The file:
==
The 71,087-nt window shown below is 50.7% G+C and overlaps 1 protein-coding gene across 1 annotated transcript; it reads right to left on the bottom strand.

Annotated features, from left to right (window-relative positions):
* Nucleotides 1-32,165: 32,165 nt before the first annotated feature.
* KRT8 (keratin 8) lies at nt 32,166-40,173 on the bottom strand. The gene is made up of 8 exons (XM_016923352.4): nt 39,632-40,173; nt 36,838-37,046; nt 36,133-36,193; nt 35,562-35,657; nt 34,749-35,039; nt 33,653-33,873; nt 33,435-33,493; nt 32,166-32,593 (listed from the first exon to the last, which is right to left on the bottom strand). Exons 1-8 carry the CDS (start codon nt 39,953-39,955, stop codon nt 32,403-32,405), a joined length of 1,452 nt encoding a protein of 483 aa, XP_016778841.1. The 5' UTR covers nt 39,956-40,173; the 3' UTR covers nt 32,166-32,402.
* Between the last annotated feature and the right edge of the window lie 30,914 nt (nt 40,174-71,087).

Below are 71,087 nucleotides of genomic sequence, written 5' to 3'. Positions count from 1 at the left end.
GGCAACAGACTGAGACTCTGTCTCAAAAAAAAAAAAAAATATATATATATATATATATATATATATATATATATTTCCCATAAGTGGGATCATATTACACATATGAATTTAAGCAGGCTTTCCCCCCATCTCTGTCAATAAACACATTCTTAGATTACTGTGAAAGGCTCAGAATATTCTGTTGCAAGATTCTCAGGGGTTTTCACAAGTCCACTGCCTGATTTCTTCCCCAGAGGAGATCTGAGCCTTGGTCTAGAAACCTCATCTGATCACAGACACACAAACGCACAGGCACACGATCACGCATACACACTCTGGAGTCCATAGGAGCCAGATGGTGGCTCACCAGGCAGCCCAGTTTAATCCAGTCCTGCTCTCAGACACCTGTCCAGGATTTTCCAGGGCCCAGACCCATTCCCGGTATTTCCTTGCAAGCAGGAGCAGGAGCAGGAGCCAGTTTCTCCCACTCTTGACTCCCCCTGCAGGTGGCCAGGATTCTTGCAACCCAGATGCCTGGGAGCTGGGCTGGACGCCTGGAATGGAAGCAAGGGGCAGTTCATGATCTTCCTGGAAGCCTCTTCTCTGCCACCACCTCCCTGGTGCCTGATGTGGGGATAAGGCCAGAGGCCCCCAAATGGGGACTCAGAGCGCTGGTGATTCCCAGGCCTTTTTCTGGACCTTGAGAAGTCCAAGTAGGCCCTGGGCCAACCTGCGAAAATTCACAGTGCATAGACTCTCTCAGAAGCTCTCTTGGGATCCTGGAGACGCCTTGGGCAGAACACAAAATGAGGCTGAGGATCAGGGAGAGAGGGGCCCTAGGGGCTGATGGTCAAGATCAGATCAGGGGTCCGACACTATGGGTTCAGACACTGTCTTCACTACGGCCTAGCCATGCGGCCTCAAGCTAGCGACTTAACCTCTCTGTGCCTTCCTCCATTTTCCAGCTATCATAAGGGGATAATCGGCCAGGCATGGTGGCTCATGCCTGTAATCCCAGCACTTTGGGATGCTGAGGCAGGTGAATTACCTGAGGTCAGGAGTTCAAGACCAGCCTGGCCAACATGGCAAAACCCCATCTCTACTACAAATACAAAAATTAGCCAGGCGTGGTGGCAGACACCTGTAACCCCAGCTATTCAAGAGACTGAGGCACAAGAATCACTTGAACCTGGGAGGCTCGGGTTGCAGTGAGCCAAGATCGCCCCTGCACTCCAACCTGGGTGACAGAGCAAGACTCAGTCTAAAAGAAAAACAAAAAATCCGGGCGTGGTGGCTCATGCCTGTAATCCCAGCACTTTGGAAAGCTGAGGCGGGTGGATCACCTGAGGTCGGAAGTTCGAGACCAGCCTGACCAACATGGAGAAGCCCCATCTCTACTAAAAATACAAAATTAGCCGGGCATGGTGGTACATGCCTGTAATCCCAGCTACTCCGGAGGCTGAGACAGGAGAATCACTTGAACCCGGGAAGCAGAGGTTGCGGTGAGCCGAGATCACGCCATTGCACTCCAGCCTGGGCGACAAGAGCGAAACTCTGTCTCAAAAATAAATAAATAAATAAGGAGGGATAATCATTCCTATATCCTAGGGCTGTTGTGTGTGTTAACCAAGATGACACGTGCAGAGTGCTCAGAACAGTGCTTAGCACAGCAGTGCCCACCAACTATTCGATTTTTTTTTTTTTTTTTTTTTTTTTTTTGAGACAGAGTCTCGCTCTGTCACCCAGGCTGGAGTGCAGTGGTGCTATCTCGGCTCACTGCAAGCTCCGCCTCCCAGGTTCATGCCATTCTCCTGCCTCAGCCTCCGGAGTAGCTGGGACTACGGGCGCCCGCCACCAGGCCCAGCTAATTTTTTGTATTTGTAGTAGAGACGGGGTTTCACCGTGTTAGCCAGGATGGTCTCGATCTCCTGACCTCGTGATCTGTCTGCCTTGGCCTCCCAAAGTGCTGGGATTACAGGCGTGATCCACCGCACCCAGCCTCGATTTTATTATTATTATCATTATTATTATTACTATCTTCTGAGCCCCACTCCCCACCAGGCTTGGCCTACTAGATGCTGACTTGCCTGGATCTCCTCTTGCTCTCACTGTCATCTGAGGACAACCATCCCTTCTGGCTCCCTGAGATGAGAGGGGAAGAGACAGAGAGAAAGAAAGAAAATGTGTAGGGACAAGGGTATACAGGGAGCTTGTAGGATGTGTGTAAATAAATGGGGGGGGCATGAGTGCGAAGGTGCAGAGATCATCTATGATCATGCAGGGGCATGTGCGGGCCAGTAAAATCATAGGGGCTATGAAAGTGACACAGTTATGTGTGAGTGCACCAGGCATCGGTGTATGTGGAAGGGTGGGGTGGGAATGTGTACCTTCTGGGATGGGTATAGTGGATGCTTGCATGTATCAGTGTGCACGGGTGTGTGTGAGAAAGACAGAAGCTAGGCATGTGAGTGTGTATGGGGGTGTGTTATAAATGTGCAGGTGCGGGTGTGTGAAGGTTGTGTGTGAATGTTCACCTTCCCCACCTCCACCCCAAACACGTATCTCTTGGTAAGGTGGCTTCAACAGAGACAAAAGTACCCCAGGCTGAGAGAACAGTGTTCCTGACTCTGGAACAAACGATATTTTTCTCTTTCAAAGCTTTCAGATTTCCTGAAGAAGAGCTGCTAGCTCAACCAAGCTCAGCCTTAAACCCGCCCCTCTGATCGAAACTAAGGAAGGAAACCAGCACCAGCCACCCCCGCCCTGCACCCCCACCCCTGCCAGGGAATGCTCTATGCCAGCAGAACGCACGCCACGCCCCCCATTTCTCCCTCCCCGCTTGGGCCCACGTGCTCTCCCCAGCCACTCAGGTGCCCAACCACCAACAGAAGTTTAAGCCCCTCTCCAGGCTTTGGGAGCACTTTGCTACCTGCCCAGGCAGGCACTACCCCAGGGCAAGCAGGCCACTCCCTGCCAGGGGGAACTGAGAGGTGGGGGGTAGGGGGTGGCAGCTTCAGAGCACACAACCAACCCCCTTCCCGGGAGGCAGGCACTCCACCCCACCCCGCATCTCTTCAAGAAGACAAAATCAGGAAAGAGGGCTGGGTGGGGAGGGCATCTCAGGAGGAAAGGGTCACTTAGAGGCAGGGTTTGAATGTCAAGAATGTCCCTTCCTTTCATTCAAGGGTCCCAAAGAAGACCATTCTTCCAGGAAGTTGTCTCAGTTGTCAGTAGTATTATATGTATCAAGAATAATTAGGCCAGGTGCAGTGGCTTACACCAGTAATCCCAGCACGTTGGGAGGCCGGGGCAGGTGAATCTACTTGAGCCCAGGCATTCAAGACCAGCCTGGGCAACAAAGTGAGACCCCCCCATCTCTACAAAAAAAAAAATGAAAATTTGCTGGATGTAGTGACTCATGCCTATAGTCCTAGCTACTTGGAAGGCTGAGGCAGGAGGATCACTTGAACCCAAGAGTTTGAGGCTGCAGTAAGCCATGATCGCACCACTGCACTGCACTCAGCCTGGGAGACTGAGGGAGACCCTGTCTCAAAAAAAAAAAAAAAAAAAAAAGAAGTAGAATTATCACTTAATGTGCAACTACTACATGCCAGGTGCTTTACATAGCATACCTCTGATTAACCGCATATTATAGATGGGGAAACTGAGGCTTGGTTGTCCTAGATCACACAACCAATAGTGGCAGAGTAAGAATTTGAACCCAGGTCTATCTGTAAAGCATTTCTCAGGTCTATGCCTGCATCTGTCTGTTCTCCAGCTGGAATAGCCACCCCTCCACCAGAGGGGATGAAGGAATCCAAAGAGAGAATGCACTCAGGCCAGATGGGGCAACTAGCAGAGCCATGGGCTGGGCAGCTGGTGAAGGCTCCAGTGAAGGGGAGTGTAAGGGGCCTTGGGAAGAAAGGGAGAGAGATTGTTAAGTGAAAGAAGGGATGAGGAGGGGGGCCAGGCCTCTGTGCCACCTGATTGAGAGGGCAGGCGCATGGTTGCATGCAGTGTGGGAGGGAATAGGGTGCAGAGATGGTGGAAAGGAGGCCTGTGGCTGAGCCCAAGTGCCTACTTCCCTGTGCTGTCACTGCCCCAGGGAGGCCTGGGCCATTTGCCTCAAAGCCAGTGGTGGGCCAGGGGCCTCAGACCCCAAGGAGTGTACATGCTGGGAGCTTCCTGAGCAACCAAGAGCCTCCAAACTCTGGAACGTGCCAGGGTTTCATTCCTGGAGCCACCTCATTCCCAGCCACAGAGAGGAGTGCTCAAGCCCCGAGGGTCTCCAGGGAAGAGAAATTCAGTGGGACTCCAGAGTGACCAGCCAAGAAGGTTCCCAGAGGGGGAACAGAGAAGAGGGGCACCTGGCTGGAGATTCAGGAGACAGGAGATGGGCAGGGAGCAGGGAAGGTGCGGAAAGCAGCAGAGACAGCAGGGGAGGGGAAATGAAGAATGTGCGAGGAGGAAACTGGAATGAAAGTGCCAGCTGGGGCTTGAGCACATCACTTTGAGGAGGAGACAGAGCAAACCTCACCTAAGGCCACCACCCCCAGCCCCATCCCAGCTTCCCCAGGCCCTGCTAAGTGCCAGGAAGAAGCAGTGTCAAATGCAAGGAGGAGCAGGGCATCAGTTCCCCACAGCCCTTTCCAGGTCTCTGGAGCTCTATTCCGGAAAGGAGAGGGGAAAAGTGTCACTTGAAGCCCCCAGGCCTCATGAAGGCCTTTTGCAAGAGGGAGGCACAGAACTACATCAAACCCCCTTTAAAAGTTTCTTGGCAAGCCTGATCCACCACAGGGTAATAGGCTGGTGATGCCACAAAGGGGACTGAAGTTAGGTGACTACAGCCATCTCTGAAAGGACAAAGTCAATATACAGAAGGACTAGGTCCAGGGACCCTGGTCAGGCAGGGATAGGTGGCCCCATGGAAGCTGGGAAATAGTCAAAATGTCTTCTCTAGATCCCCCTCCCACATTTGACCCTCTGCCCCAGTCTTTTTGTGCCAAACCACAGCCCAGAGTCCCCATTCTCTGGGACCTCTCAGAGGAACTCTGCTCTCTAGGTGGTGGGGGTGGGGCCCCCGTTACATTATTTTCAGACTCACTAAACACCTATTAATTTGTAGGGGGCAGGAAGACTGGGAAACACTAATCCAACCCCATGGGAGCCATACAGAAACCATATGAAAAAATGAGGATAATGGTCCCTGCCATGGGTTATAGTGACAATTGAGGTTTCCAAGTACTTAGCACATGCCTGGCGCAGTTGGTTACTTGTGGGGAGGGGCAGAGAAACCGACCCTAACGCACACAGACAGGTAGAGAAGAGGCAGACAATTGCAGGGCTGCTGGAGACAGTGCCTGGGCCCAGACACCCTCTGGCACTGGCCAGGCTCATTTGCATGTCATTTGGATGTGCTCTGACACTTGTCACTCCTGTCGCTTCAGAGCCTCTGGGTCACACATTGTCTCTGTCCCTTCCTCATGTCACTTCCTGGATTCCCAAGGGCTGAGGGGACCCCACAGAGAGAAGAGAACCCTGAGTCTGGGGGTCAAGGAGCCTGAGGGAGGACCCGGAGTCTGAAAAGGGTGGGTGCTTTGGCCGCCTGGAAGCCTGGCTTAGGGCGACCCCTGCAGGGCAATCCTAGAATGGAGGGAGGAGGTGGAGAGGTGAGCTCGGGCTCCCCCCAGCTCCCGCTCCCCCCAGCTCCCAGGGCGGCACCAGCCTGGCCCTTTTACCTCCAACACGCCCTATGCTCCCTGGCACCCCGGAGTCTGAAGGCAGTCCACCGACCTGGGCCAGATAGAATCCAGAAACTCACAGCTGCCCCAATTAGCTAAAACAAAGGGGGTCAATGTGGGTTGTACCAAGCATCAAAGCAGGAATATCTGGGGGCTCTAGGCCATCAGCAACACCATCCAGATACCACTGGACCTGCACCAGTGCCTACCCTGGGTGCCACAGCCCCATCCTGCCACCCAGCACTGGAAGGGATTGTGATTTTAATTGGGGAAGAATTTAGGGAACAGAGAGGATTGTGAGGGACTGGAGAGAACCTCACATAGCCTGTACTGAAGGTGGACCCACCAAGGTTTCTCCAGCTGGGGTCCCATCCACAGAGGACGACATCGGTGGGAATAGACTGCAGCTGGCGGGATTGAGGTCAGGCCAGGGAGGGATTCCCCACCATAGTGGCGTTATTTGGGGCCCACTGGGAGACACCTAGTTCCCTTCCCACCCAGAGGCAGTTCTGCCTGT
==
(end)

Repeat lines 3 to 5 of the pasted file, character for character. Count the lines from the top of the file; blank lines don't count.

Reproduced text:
* Nucleotides 1-32,165: 32,165 nt before the first annotated feature.
* KRT8 (keratin 8) lies at nt 32,166-40,173 on the bottom strand. The gene is made up of 8 exons (XM_016923352.4): nt 39,632-40,173; nt 36,838-37,046; nt 36,133-36,193; nt 35,562-35,657; nt 34,749-35,039; nt 33,653-33,873; nt 33,435-33,493; nt 32,166-32,593 (listed from the first exon to the last, which is right to left on the bottom strand). Exons 1-8 carry the CDS (start codon nt 39,953-39,955, stop codon nt 32,403-32,405), a joined length of 1,452 nt encoding a protein of 483 aa, XP_016778841.1. The 5' UTR covers nt 39,956-40,173; the 3' UTR covers nt 32,166-32,402.
* Between the last annotated feature and the right edge of the window lie 30,914 nt (nt 40,174-71,087).